From Drums to Dedication, What Makes a Great Drummer?

With all of the different styles of drumming and drums available, the world of rhythm is open to anyone who has the desire to be the “heartbeat” of a song or a part of a community drumming event or drum circle. Drumming is one of the most natural, creative vehicles of expression, and once the fire takes hold of a person and his or her drum (or drum set), the groove can be unstoppable. So, what takes a drummer from rocking out into drumming stardom (even among friends and family)? What makes a great drummer?

X8 Community Drummer Spotlight: Darren H.

After growing tired of several years playing in guitar bands I spent quite a while looking for a new musical project to involve myself with. I needed something different to what I had previously done, something which would keep me interested, be fun, sociable and also fun for all involved. On a family shopping trip in the UK last summer, I came across a group of street musicians playing many different types of hand drums/percussion. They caught my attention right away, and I spent the next couple of hours watching them perform while the family went off shopping.

The vibe given off by these musicians was amazing, and you could see how much they, too, were enjoying playing to an appreciative crowd of people. Eventually I plucked up courage to ask one of the drummers about the group, and that was my first knowledge of what a Drum Circle was. I searched the web for a drum circle closer to my home town, but could not find anything at that time, but I did discover a samba band not far from home so I joined them in August 2013.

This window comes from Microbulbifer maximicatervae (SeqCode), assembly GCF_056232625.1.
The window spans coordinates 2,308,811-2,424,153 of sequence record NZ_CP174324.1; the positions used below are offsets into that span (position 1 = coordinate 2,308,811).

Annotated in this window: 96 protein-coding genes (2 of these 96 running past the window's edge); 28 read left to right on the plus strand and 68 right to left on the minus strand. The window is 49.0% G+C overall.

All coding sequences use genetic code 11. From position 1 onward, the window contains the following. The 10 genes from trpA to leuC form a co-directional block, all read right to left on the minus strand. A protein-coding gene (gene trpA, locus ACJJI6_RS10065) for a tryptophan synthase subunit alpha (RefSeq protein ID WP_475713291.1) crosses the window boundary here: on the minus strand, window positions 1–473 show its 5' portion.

Through meeting and playing with people in the samba band I recently discovered a new drum circle had been recently set up in the area, so I also joined them just last month. After just three sessions, the group is playing well together. The facilitator teaches us three different rhythms and then splits us into three groups, each group playing a different rhythm, then we change around so eventually all the groups have played all three rhythms. Most of the group play Djembe drums of varying sizes, ranging from very small to extra large! But, we all make an equal contribution to the overall sound of the circle.

I also play a small drum which I purchased from a second hand shop which I believe is of Ugandan origin. I feel that since I became involved in hand drumming, I am more relaxed about life, I look forward to my sessions every week, always come away feeling happy, and also I have met some really nice people in the process.

I would recommend drum circles to anyone who wishes to unwind after a day’s work, or just wishes to meet people and make new friends while doing something fun and enjoyable at the same time. Also, do not be afraid to get involved if you have no drumming experience as most drum circles have a facilitator who can show you the basics needed to get you started in very little time.